If the limbs seem warped, do not draw the bow and do not buy it. A bow with warped limbs is very hard to repair. If the bow still seems sound, draw it and check again for cracks or separation of the laminations. Never pull a bow to full and draw and release it without an arrow on the string, this will damage the bow.
When you first shoot an older self bow you should wear face protection, such as your combat helm fencing mask or at the least, safety goggles. This is because old bows can dry out and when shot, break and fly back into your face or explode and send splinters into your eyes.
The first few times you draw an old self bow, do not bring it to full draw. First string the bow and let it set for a a day or two. Then you should draw it a quarter of the way at least twenty or thirty times, then half way twenty or thirty, then three quarters and finally to full draw twenty or thirty times before you shoot with it.
Some archers feel that laminated recurves are not in period. However, laminate recurves were in use before four thousand B.C.. The Egyptians and Assyrians made early use of them. Then later the Parthians stopped the Roman legions and the Huns devastated the armies of Eastern Europe with them. The recurve has stayed in continued use into the Twentieth century. They can also be seen in Medieval European drawings and were used not only by Eastern archers, but sometimes by West European archers as well. There are etching by Durer in the 1500's showing self longbows with recurved tips and what also appear to be short self recurves. Recurves brought from the near East were also used in Italy and other Mediterranean countries.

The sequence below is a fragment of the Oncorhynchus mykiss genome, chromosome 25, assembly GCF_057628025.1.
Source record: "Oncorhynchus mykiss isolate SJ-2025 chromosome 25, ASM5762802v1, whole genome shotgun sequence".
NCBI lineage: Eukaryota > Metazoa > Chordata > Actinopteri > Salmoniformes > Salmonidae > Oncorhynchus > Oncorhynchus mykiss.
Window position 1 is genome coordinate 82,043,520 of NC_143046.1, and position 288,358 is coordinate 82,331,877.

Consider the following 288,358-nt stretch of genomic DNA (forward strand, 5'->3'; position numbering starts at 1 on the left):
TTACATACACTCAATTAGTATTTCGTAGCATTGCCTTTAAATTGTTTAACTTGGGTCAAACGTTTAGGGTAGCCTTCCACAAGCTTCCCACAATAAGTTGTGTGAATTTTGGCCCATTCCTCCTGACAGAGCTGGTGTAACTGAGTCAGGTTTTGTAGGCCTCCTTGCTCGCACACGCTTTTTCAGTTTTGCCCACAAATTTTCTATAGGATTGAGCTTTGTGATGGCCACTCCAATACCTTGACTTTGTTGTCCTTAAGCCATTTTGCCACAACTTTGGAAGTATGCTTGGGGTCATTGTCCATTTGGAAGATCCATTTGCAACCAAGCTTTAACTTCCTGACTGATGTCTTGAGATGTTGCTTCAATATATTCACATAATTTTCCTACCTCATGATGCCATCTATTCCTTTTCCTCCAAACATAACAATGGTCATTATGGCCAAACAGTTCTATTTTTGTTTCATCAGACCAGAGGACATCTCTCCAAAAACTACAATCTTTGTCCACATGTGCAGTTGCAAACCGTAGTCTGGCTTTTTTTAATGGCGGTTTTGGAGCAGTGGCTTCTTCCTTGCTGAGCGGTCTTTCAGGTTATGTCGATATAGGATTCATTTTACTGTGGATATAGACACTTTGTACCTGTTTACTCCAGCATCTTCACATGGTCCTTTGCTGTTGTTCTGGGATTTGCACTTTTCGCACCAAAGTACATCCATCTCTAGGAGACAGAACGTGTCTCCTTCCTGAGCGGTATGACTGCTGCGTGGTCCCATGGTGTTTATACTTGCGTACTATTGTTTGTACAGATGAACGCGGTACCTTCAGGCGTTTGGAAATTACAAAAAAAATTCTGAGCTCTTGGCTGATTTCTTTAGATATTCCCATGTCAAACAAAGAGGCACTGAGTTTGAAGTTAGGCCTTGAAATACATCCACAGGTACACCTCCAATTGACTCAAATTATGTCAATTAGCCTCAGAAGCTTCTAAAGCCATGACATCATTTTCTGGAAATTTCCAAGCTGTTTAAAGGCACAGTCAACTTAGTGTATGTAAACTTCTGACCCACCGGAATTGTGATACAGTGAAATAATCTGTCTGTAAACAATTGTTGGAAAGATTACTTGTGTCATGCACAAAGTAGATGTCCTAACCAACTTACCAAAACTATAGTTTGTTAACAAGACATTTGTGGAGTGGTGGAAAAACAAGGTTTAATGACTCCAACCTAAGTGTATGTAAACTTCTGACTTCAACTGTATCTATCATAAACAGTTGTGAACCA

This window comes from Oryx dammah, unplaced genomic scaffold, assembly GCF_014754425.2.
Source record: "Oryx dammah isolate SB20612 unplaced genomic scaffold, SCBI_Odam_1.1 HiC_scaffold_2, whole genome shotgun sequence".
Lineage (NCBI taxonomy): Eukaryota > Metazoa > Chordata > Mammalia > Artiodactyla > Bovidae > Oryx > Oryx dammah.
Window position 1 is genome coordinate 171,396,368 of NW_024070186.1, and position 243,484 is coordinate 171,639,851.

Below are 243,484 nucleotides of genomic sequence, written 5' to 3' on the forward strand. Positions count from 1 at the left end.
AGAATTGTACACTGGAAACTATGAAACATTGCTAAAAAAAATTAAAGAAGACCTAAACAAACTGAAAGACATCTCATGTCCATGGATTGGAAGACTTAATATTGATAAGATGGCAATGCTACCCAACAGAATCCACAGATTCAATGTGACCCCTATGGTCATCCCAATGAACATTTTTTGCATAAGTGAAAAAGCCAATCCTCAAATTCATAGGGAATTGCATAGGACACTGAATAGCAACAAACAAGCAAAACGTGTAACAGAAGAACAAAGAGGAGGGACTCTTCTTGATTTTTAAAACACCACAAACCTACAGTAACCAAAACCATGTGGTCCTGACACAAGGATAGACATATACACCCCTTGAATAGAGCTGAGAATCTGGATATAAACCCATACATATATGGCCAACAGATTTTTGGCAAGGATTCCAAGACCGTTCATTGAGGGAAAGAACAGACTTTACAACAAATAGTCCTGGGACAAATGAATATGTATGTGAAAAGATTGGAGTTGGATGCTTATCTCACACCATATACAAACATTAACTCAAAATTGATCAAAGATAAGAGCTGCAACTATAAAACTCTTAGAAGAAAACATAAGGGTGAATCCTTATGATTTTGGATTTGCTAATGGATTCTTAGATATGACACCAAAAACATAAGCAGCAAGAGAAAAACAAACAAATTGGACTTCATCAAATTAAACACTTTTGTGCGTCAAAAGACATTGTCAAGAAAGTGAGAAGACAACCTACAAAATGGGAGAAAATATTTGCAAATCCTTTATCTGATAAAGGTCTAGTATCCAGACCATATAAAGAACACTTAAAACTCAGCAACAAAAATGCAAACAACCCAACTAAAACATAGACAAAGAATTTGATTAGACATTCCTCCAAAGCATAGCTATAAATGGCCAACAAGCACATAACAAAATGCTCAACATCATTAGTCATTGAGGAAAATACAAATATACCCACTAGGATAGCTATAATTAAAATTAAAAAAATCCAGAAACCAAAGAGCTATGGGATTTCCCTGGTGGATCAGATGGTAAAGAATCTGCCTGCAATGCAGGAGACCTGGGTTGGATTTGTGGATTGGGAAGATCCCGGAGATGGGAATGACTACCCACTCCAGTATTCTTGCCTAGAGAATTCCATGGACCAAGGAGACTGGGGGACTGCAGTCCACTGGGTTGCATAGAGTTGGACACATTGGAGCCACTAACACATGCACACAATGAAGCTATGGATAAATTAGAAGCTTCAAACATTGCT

Sometimes you may find an old self bow that has a marked draw weight of over the thirty pound limit. It should have its actual draw weight measured on a spring (fisherman's type) scale. You will often find that the true draw weight of the bow is a few pounds less than the original marked weight. This frequently happens with old self bows.
As wood ages and dries out it loses its resiliency and power. It is quite possible for a bow marked thirty five pounds to have an actual draw weight less than thirty pounds and to be legal. However, if you should happen to have such a bow, you should have your area archery marshal test and approve it and give you a waiver for its use.
Another exception that sometimes may be allowed, is bows that weight over the limit, but have less power (impact) and range than a fiberglass or laminate bow of a true thirty pounds weight. This is often the case with old bows of all kinds and sometimes even with a new bow that is not correctly labeled.
If you want to use a longbow and do not want to be out-ranged by archers using laminate recurves, your best bet is to find a laminate longbow. A well made laminate longbow can be the equal of a laminate recurve and will be less expensive than buying a new, quality self longbow. Also, yew is a soft wood and easily damaged by the rough handling that may occur in combat. Quality longbows are generally used for hunting and are hard to find used in thirty pound weights. You should check with your kingdom archer for a list of longbow suppliers.
If you have some experience in wood working, you could make your own longbow. There are articles available on how to do so. However, before you attempt yew or osage orange, you should start with an inexpensive and easy to work wood such as ash, elm, oak, hickory or red cedar. Rattan also makes a usable bow wood. What you need for combat is a bow that can loose an arrow fast, flat and far. It should also be durable to survive being dropped or stepped on in battle. The best bows you can use are a full thirty pound draw laminate recurve or longbow, because of their flat trajectory and speed. This allows you to keep your point of aim on or near your target at longer ranges and makes it harder for your target to dodge your arrow.